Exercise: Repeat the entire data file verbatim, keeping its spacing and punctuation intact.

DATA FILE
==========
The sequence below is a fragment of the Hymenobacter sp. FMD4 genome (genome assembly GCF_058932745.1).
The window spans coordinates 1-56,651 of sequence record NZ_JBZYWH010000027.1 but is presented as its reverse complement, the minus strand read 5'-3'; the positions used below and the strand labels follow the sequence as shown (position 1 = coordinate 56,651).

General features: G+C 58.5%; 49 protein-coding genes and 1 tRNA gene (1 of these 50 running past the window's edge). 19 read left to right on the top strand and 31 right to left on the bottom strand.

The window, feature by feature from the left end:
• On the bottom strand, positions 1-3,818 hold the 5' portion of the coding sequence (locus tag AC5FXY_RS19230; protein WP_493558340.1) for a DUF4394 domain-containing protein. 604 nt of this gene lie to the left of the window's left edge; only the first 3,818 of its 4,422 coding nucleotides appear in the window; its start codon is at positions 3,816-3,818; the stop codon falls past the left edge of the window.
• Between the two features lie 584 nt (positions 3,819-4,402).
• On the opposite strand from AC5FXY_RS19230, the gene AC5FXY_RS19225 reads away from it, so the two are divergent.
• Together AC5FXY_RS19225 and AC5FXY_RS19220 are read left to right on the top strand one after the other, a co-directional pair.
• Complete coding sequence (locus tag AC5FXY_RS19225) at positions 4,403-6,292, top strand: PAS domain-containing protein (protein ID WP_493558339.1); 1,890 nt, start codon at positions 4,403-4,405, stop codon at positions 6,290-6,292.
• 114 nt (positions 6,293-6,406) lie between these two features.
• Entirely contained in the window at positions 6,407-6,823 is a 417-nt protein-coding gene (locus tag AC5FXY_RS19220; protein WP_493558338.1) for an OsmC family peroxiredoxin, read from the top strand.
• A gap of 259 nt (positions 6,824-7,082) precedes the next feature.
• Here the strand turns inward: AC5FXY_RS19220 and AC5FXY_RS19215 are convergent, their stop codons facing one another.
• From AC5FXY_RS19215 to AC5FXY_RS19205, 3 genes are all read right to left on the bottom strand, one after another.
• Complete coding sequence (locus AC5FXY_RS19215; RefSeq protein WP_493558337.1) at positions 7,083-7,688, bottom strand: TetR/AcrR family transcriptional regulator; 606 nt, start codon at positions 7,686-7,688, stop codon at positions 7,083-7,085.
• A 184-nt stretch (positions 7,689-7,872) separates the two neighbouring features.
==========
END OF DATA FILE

The sequence below is a fragment of the Hymenobacter sp. FMD4 genome (genome assembly GCF_058932745.1).
The window spans coordinates 1-56,651 of sequence record NZ_JBZYWH010000027.1 but is presented as its reverse complement, the minus strand read 5'-3'; the positions used below and the strand labels follow the sequence as shown (position 1 = coordinate 56,651).

General features: G+C 58.5%; 49 protein-coding genes and 1 tRNA gene (1 of these 50 running past the window's edge). 19 read left to right on the top strand and 31 right to left on the bottom strand.

The window, feature by feature from the left end:
• On the bottom strand, positions 1-3,818 hold the 5' portion of the coding sequence (locus tag AC5FXY_RS19230; protein WP_493558340.1) for a DUF4394 domain-containing protein. 604 nt of this gene lie to the left of the window's left edge; only the first 3,818 of its 4,422 coding nucleotides appear in the window; its start codon is at positions 3,816-3,818; the stop codon falls past the left edge of the window.
• Between the two features lie 584 nt (positions 3,819-4,402).
• On the opposite strand from AC5FXY_RS19230, the gene AC5FXY_RS19225 reads away from it, so the two are divergent.
• Together AC5FXY_RS19225 and AC5FXY_RS19220 are read left to right on the top strand one after the other, a co-directional pair.
• Complete coding sequence (locus tag AC5FXY_RS19225) at positions 4,403-6,292, top strand: PAS domain-containing protein (protein ID WP_493558339.1); 1,890 nt, start codon at positions 4,403-4,405, stop codon at positions 6,290-6,292.
• 114 nt (positions 6,293-6,406) lie between these two features.
• Entirely contained in the window at positions 6,407-6,823 is a 417-nt protein-coding gene (locus tag AC5FXY_RS19220; protein WP_493558338.1) for an OsmC family peroxiredoxin, read from the top strand.
• A gap of 259 nt (positions 6,824-7,082) precedes the next feature.
• Here the strand turns inward: AC5FXY_RS19220 and AC5FXY_RS19215 are convergent, their stop codons facing one another.
• From AC5FXY_RS19215 to AC5FXY_RS19205, 3 genes are all read right to left on the bottom strand, one after another.
• Complete coding sequence (locus AC5FXY_RS19215; RefSeq protein WP_493558337.1) at positions 7,083-7,688, bottom strand: TetR/AcrR family transcriptional regulator; 606 nt, start codon at positions 7,686-7,688, stop codon at positions 7,083-7,085.
• A 184-nt stretch (positions 7,689-7,872) separates the two neighbouring features.